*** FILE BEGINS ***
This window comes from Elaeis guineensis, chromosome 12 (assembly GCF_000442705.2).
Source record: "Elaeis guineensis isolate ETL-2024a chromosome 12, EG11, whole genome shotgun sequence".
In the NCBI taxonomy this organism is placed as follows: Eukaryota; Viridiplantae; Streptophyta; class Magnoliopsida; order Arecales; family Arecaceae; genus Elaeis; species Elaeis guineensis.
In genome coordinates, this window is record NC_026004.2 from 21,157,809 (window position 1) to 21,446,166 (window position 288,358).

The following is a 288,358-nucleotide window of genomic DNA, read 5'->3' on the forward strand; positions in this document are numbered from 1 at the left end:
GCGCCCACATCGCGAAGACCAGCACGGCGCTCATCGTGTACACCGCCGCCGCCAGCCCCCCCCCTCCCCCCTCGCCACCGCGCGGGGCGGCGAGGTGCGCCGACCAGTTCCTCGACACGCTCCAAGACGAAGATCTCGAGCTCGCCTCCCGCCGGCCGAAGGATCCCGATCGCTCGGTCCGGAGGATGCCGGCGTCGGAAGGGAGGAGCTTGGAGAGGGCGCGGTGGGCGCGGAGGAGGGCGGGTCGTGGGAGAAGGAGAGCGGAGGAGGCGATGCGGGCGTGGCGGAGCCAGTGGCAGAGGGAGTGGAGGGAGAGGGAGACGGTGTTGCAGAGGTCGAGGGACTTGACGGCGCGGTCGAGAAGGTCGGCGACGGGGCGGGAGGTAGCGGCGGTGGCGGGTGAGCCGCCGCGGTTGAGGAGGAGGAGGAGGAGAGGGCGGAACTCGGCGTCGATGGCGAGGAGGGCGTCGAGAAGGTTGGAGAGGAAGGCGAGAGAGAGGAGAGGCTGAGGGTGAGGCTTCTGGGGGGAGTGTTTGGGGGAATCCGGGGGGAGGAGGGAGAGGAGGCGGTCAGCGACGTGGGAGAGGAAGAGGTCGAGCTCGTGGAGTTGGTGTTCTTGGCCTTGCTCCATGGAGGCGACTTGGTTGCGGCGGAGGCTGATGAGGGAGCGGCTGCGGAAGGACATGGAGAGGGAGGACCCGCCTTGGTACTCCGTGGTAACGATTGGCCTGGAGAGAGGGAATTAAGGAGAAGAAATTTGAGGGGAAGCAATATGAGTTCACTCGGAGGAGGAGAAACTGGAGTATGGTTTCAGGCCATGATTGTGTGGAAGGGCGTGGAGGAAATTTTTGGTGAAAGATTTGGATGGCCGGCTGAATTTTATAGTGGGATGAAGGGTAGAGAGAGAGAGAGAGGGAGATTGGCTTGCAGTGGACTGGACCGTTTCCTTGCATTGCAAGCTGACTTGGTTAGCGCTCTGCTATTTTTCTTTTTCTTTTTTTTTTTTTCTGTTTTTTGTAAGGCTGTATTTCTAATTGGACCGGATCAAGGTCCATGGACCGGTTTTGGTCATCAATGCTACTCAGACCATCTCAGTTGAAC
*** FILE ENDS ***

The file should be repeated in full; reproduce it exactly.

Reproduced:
This window comes from Elaeis guineensis, chromosome 12 (assembly GCF_000442705.2).
Source record: "Elaeis guineensis isolate ETL-2024a chromosome 12, EG11, whole genome shotgun sequence".
In the NCBI taxonomy this organism is placed as follows: Eukaryota; Viridiplantae; Streptophyta; class Magnoliopsida; order Arecales; family Arecaceae; genus Elaeis; species Elaeis guineensis.
In genome coordinates, this window is record NC_026004.2 from 21,157,809 (window position 1) to 21,446,166 (window position 288,358).

The following is a 288,358-nucleotide window of genomic DNA, read 5'->3' on the forward strand; positions in this document are numbered from 1 at the left end:
GCGCCCACATCGCGAAGACCAGCACGGCGCTCATCGTGTACACCGCCGCCGCCAGCCCCCCCCCTCCCCCCTCGCCACCGCGCGGGGCGGCGAGGTGCGCCGACCAGTTCCTCGACACGCTCCAAGACGAAGATCTCGAGCTCGCCTCCCGCCGGCCGAAGGATCCCGATCGCTCGGTCCGGAGGATGCCGGCGTCGGAAGGGAGGAGCTTGGAGAGGGCGCGGTGGGCGCGGAGGAGGGCGGGTCGTGGGAGAAGGAGAGCGGAGGAGGCGATGCGGGCGTGGCGGAGCCAGTGGCAGAGGGAGTGGAGGGAGAGGGAGACGGTGTTGCAGAGGTCGAGGGACTTGACGGCGCGGTCGAGAAGGTCGGCGACGGGGCGGGAGGTAGCGGCGGTGGCGGGTGAGCCGCCGCGGTTGAGGAGGAGGAGGAGGAGAGGGCGGAACTCGGCGTCGATGGCGAGGAGGGCGTCGAGAAGGTTGGAGAGGAAGGCGAGAGAGAGGAGAGGCTGAGGGTGAGGCTTCTGGGGGGAGTGTTTGGGGGAATCCGGGGGGAGGAGGGAGAGGAGGCGGTCAGCGACGTGGGAGAGGAAGAGGTCGAGCTCGTGGAGTTGGTGTTCTTGGCCTTGCTCCATGGAGGCGACTTGGTTGCGGCGGAGGCTGATGAGGGAGCGGCTGCGGAAGGACATGGAGAGGGAGGACCCGCCTTGGTACTCCGTGGTAACGATTGGCCTGGAGAGAGGGAATTAAGGAGAAGAAATTTGAGGGGAAGCAATATGAGTTCACTCGGAGGAGGAGAAACTGGAGTATGGTTTCAGGCCATGATTGTGTGGAAGGGCGTGGAGGAAATTTTTGGTGAAAGATTTGGATGGCCGGCTGAATTTTATAGTGGGATGAAGGGTAGAGAGAGAGAGAGAGGGAGATTGGCTTGCAGTGGACTGGACCGTTTCCTTGCATTGCAAGCTGACTTGGTTAGCGCTCTGCTATTTTTCTTTTTCTTTTTTTTTTTTTCTGTTTTTTGTAAGGCTGTATTTCTAATTGGACCGGATCAAGGTCCATGGACCGGTTTTGGTCATCAATGCTACTCAGACCATCTCAGTTGAAC